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October 16, 2015

Reduce Trade Deficit by Ending Crude Oil Export Ban

  The Hill

The House of Representatives has just taken a major step toward reducing the U.S. trade deficit: ending the crude oil export ban. 

U.S. companies sell goods and services to other countries, just as those countries sell their goods and services to us.  The U.S. always buys more than it sells—in large part because we have more money to spend—which leads to a monthly balance-of-trade deficit.  

When the U.S. economy is strong, at least compared to other countries, as it is right now, the trade deficit usually increases.  The deficit was $48.3 billion in August, up from the revised figure of $41.8 billion in July.  Since about 2010, the trade deficit has run in the $40 billion to $45 billion range.  

Some economists, but mostly politicians and the media, go into a projectile sweat when the trade deficit grows and look for legislative ways to lower that number.  

Removing the ban on U.S. crude oil exports is one sure way to dramatically lower the balance of trade deficit, not for a few months, but for years to come.

In 1975, when gas lines were long and voters’ tempers were high, Congress passed legislation prohibiting U.S. crude oil exports.  The country had seemed to peak its oil production a few years earlier and was on a gradual crude oil production decline, and Congress wanted the country to keep every drop it produced.

Of course, cars run on gasoline and not crude oil, and yet there is no ban on refined gasoline products.  In other words, Congress banned the export of a product drivers can’t use but not a product they can.  

But that was 40 years ago, and innovative drilling techniques have flipped the 1970s gas shortage on its head.  The U.S. government’s Energy Information Administration (EIA) now ranks the U.S. as the largest producer of crude oil in the world.  

Allowing crude oil exports would increase the supply of oil, stabilize the price, and, most importantly for this discussion, reduce the trade deficit as we sold the products to other countries.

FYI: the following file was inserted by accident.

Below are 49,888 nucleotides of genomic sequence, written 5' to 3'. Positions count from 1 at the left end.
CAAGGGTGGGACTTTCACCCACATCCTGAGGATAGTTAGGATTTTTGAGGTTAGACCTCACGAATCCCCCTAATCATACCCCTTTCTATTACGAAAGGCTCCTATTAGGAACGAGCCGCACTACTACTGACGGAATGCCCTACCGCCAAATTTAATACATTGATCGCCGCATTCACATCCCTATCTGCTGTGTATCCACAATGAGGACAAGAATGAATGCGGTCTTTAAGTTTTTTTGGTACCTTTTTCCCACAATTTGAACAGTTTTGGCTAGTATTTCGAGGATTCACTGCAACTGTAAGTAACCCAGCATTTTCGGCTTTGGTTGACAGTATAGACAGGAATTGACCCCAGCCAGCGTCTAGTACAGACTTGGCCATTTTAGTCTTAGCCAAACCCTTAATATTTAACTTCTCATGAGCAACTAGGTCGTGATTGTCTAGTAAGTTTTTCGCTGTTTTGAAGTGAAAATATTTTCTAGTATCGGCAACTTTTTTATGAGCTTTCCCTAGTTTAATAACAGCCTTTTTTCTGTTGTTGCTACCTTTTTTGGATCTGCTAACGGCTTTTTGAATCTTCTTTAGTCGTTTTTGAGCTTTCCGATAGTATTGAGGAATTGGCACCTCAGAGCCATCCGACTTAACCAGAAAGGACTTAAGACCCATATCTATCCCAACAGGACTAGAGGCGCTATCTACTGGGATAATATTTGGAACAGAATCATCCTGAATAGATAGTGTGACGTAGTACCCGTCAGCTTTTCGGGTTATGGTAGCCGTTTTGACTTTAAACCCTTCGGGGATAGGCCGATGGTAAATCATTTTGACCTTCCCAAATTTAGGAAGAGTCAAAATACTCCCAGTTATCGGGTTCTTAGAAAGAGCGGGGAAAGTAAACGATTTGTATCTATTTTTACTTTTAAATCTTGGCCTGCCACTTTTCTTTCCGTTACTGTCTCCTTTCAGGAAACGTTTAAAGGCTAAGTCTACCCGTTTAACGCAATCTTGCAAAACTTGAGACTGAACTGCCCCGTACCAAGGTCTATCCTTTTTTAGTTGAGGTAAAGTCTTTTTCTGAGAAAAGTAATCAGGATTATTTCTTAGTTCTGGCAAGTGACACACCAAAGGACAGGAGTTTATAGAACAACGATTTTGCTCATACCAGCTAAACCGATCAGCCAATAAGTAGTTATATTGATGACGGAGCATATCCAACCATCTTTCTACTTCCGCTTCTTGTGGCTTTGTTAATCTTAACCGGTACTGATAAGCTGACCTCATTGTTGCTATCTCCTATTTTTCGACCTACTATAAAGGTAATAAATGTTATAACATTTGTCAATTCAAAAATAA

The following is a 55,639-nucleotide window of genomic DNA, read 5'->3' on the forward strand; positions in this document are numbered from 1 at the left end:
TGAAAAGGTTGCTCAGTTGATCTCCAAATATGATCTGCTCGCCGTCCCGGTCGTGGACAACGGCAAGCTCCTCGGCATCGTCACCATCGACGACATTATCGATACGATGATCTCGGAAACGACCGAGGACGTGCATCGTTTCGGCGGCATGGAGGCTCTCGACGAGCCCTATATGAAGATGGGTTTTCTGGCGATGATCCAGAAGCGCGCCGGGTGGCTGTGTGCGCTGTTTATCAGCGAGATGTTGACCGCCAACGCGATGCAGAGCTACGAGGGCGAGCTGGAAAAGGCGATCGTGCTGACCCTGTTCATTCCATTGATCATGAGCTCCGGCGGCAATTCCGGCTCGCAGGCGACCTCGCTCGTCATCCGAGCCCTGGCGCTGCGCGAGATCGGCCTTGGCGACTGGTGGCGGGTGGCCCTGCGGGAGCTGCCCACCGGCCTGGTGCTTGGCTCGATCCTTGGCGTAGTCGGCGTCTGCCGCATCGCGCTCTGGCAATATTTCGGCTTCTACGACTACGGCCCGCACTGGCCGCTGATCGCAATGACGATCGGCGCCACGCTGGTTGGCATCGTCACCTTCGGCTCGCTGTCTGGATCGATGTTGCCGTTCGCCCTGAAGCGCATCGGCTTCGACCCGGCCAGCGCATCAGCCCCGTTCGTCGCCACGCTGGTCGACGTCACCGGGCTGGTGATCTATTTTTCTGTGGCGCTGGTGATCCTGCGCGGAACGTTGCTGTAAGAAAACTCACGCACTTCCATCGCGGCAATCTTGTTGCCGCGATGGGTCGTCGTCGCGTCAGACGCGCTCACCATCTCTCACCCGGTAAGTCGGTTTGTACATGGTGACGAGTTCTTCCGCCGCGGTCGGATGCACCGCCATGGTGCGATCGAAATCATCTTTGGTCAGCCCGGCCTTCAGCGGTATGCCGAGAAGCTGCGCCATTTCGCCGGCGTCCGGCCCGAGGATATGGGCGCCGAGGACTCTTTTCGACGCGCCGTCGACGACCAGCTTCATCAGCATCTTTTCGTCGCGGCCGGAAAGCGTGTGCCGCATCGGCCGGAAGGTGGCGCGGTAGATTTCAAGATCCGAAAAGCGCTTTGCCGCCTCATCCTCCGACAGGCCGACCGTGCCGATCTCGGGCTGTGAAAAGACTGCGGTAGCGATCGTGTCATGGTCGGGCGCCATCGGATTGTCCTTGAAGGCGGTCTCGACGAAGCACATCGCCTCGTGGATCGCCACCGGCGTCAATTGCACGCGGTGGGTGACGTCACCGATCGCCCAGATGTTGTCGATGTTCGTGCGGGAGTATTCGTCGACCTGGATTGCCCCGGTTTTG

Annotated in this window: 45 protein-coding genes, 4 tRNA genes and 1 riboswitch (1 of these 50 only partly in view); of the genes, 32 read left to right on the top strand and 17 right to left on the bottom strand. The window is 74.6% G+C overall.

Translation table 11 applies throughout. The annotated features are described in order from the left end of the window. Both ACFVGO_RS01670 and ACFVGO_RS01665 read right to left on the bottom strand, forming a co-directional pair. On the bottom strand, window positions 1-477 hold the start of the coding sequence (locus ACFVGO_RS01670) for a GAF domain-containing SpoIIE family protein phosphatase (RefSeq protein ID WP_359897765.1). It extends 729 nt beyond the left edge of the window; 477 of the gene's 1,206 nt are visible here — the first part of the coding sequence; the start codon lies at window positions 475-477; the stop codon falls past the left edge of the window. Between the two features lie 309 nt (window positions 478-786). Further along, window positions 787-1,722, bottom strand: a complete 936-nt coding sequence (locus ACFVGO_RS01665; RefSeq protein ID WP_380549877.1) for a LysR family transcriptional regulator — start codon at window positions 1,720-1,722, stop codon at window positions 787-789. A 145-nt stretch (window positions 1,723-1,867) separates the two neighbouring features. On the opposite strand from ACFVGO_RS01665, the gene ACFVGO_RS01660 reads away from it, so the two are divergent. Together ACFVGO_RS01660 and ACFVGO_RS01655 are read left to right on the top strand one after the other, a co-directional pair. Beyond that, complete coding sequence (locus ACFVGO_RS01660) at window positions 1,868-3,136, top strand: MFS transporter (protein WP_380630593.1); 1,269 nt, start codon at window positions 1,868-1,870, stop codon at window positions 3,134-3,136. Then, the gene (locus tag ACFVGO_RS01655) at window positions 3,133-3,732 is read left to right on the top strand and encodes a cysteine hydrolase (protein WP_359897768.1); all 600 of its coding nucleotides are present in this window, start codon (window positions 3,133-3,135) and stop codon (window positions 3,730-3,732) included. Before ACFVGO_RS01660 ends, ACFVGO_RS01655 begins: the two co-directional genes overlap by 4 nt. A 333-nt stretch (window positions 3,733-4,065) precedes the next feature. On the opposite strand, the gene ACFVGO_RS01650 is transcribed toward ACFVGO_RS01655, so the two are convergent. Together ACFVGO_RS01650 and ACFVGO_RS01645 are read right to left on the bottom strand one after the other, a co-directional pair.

Critics claim there’s no point in ending the ban, at least for now, because the U.S. still consumes more oil than it produces.  But their claim misses two important points.

First, analysts project that the U.S. could become a net oil producer—producing more than we consume—within five years.  But establishing the infrastructure and entering into contracts will take some time, and no oil producing company is going to move forward unless it knows for sure that Washington will allow exports.  

Second is economic efficiency.  Oil has to be refined to be used, and getting crude oil to a refinery that can handle it means transportation and sometimes storage costs.  It may make more economic sense for a company to sell its crude oil to another country than going to the additional costs of transporting and refining it in the U.S.  

The White House opposes ending the ban, and has suggested that the Commerce Department, not Congress, should make the call on whether to lift it.  But that’s just a stalling tactic, similar to the one used in the Keystone XL pipeline.

In that case, the White House asked the State Department to assess the environmental impact of approving the Keystone, knowing the assessment would take years.  But State Department experts did the work and concluded that approving the Keystone would have little to no environmental impact.  Even so the White House has refused to approve the Keystone pipeline.

Economists disagree on the importance of reducing the trade deficit, but there should be no disagreement that allowing oil exports would be the quickest and easiest way to do it—along with helping the energy sector, boosting the economy and moving toward energy security.  

The Senate should now push through an end to the export ban and send a bill to President Obama, even if the White House disapproves. Don’t let crude oil exports get sidelined by the same tactic that has hindered the Keystone XL approval.


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